Because of the separation of process , the directors often have to complete the live shooting, and even have to complete the editing ogf the dramatic elements of the film before they see the CGI elements ogf a movie. Richard Brody from The New Yorker beautifully cites an example “Consider Jonathan Mostow’s situation when he directed Terminator 3, which began shooting in Los Angeles in July 2002 and had to be delivered to Warner Brothers 11 months later for a scheduled July 4, 2003, release. Since the outsourced CGI part of the production would take subcontractors, such as Industrial Light and Magic in Silicon Valley, eight months to create on computers, Mostow had no choice but to have them do much of the CGI work from storyboards before he had finished shooting the live-action part. The schizoid nature of this feat is eerily reflected in the division of Schwarzenegger’s face: The right side has conventional makeup, the left side is bright green. While Mostow directed the right side of Schwarzenegger’s face in Los Angeles, the digital-animation supervisor in San Rafael directed the CGI that became the left side of the face. By the time the CGI was completed, there was no time (or money) to redo it.”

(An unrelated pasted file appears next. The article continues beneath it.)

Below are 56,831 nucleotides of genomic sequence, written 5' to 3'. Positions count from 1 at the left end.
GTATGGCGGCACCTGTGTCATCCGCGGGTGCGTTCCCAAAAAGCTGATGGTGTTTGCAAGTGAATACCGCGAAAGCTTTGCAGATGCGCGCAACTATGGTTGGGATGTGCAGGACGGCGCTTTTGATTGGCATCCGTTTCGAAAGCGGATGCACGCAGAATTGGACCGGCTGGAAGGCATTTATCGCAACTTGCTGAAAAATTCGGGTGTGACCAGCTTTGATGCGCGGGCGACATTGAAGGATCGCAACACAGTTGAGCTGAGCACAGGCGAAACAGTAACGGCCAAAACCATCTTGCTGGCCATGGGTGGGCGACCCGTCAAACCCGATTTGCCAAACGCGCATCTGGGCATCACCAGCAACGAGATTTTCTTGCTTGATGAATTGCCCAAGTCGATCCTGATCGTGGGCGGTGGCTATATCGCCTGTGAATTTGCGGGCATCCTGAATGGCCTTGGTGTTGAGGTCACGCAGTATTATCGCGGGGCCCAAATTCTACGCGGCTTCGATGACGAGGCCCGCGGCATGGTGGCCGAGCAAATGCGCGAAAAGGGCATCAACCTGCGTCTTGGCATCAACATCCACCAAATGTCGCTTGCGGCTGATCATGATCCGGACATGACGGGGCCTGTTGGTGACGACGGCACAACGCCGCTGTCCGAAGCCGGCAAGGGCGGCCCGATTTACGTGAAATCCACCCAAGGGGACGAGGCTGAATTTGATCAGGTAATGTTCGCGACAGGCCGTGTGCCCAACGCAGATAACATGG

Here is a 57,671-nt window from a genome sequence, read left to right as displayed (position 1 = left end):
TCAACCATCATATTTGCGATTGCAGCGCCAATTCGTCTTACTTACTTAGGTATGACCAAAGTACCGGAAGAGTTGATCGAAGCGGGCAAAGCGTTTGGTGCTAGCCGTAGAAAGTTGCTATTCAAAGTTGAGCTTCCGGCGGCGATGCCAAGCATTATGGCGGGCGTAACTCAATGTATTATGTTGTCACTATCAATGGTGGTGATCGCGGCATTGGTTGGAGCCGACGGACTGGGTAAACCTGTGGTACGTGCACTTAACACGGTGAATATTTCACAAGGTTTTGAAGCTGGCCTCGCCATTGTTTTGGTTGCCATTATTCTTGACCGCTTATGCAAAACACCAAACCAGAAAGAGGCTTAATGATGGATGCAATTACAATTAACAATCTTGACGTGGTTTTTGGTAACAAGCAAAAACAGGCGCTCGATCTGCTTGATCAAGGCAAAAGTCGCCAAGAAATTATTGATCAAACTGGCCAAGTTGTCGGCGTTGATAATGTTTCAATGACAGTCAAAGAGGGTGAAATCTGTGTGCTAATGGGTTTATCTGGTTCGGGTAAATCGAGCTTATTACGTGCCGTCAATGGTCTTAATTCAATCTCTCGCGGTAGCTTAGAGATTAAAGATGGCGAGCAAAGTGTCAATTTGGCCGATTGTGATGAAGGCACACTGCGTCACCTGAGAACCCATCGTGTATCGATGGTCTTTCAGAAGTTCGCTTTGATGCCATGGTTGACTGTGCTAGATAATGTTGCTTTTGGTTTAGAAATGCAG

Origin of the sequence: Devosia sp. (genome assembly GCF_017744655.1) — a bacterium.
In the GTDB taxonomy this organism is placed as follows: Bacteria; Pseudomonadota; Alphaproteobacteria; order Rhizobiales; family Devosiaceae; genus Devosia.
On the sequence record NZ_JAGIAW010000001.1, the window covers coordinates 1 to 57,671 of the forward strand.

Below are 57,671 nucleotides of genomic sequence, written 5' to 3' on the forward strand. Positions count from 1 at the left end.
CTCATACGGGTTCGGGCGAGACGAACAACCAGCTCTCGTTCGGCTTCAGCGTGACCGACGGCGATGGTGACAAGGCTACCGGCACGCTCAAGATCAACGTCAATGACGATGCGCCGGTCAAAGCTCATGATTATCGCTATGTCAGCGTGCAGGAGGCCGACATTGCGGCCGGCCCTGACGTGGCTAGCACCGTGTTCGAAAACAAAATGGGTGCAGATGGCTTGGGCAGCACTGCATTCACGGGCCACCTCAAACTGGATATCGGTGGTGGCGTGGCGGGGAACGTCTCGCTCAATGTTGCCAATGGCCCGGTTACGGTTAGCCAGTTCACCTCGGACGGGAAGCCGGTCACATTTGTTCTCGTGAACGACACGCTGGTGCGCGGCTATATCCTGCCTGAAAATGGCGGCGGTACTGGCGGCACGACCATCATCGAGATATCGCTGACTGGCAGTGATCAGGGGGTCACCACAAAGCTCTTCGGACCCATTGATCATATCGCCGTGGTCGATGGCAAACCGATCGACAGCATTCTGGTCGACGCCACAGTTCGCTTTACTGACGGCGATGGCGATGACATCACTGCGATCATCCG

Marshall McLuhan the Canadian Philosopher of Education Theory wrote ,The message of any medium or technology is the change of scale or pace or pattern that it introduces into human affairs. The railway did not introduce movement or transportation or wheel or road into human society, but it accelerated and enlarged the scale of previous human functions, creating totally new kinds of cities and new kinds of work and leisure.” I would assert that this rise of CGI has changed the form and the fashion of movies significantly. The process of CGI has taken away control of the film away from the directors and has created a totally new visual form. Audience while awed, are not being connected with on a human level and I believe that is leaving a true hunger for pure story telling. Maybe it’s time we re-think our dedication to CGI. To paraphrase Darth Vader ” Don’t be too proud of this technological terror you’ve constructed. The ability to destroy a planet is insignificant next to the power of the story. “

Let’s start keeping it simple.